Joyce Davidson-Suskind was a pioneering female broadcaster and television personality with a long career on both sides of the border, thanks to an offhand remark she made about Queen Elizabeth.
“She (Joyce) was an original feminist at a time when you had to careful in the ’50s, ’60s and ’70s about how you approached that issue. She was passionately behind the women’s movement at all stages and particularly in her own industry,” recalled younger brother Brian Brock.
Davidson, who was born in Saskatoon, Sask. in 1931, died on May 7 at age 89 at Meighen Manor, where at least 42 residents have died during the COVID-19 outbreak.
Her decades-long career, which began on a cooking show on Hamilton’s CHCH in 1954, included her own daytime talk show, CFTO-TV’s “The Joyce Davidson Show.”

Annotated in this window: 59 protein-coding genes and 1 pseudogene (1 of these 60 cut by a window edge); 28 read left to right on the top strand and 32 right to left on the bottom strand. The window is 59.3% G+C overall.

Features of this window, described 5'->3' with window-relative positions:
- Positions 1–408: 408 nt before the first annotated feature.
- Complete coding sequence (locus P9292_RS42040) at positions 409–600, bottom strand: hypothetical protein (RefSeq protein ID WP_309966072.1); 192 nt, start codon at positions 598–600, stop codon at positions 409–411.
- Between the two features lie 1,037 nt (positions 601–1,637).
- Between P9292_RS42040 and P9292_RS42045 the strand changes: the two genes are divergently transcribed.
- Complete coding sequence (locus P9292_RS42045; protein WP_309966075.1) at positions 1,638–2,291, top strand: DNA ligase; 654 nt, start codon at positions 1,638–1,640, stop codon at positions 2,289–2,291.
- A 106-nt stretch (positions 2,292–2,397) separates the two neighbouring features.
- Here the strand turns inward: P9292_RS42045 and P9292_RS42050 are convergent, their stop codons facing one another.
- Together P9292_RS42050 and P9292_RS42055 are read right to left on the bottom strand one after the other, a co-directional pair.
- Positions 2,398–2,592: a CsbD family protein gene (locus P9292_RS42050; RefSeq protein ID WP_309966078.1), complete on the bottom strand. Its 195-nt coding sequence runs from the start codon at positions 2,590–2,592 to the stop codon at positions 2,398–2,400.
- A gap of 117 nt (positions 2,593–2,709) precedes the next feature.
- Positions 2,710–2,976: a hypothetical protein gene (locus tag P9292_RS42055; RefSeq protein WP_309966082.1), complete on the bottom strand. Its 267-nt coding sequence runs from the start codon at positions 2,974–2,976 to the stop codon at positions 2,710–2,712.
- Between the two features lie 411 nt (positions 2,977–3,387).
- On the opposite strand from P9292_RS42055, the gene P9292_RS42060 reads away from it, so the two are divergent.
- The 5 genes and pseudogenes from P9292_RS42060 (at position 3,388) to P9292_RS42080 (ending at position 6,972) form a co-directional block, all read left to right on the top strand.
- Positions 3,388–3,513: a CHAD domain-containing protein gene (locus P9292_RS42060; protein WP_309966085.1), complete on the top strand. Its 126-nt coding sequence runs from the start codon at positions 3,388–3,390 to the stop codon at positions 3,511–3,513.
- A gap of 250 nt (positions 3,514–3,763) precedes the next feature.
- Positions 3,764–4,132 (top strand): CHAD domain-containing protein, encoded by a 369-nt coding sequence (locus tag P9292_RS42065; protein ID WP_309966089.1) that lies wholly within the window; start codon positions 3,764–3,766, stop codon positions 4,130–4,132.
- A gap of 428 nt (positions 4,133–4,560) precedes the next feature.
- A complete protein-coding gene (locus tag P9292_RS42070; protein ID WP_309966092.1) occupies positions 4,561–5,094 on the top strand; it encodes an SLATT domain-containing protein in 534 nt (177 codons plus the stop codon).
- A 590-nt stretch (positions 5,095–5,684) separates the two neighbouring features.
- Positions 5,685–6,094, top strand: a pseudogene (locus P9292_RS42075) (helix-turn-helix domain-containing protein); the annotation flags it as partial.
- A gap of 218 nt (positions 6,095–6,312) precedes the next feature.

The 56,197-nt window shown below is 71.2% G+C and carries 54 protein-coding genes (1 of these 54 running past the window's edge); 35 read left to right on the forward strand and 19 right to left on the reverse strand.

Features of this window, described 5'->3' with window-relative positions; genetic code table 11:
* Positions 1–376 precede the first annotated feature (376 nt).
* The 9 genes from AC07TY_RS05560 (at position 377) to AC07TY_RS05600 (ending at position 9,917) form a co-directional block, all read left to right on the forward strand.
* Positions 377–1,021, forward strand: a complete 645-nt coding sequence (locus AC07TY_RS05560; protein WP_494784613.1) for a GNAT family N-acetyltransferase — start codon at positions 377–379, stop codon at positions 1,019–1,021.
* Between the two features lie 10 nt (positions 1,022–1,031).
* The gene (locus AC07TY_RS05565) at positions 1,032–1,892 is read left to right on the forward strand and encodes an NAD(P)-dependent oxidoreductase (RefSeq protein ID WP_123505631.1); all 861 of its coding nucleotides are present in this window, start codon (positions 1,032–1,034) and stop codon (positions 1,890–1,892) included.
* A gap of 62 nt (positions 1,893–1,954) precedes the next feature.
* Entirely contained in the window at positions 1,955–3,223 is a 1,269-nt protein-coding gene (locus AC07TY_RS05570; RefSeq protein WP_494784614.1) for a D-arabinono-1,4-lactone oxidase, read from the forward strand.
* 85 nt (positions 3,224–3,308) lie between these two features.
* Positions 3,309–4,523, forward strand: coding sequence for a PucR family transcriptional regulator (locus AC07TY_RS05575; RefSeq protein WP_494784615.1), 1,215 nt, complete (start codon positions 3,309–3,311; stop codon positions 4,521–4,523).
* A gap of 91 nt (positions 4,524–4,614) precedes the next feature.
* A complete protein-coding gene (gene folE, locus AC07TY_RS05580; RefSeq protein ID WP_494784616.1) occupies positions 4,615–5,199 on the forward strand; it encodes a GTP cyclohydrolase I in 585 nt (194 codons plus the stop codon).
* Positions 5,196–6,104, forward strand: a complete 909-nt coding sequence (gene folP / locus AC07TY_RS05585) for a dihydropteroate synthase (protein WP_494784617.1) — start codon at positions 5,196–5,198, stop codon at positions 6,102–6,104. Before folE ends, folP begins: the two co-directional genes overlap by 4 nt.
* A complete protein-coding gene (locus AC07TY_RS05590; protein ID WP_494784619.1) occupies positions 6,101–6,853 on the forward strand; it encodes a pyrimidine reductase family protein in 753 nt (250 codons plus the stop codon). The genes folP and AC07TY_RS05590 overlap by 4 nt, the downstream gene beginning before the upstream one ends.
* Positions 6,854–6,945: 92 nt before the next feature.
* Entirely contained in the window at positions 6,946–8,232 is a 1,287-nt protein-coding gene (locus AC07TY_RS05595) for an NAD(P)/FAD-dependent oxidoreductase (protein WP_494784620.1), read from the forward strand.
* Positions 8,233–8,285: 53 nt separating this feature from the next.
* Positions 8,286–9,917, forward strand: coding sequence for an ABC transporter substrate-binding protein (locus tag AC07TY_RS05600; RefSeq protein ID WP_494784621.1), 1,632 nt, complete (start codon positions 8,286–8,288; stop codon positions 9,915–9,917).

But it was an on-air remark during a 1959 guest appearance on NBC’s “Today” in which she said she was “indifferent” to an upcoming visit by the Queen to Canada that cost her a high-profile job as a presenter and interviewer on “Tabloid,” a CBC evening news and entertainment show.
Brock said the remark led to sponsors threatening to boycott the show and royalist Canadians picketing the Rosedale home where she lived with her two daughters Shelley and Constance. After three seasons with the show, Davidson soon resigned from the show and looked southward.
In an August 1960 Chatelaine magazine interview with journalist/activist June Callwood — a lifelong friend — entitled “Must I Leave Canada?” Davidson lamented the controversy and her choice of words.
Davidson had already had a taste of success in the U.S., doing live commercials on “The Jack Benny Show” and “The George Gobel Show.” She moved to the U.S. where she co-hosted “PM East/PM West,” a late-night talk show out of New York City, from 1961 to 1962 alongside Mike Wallace, who would later go on to become one of the original correspondents of the famed news magazine “60 Minutes.”
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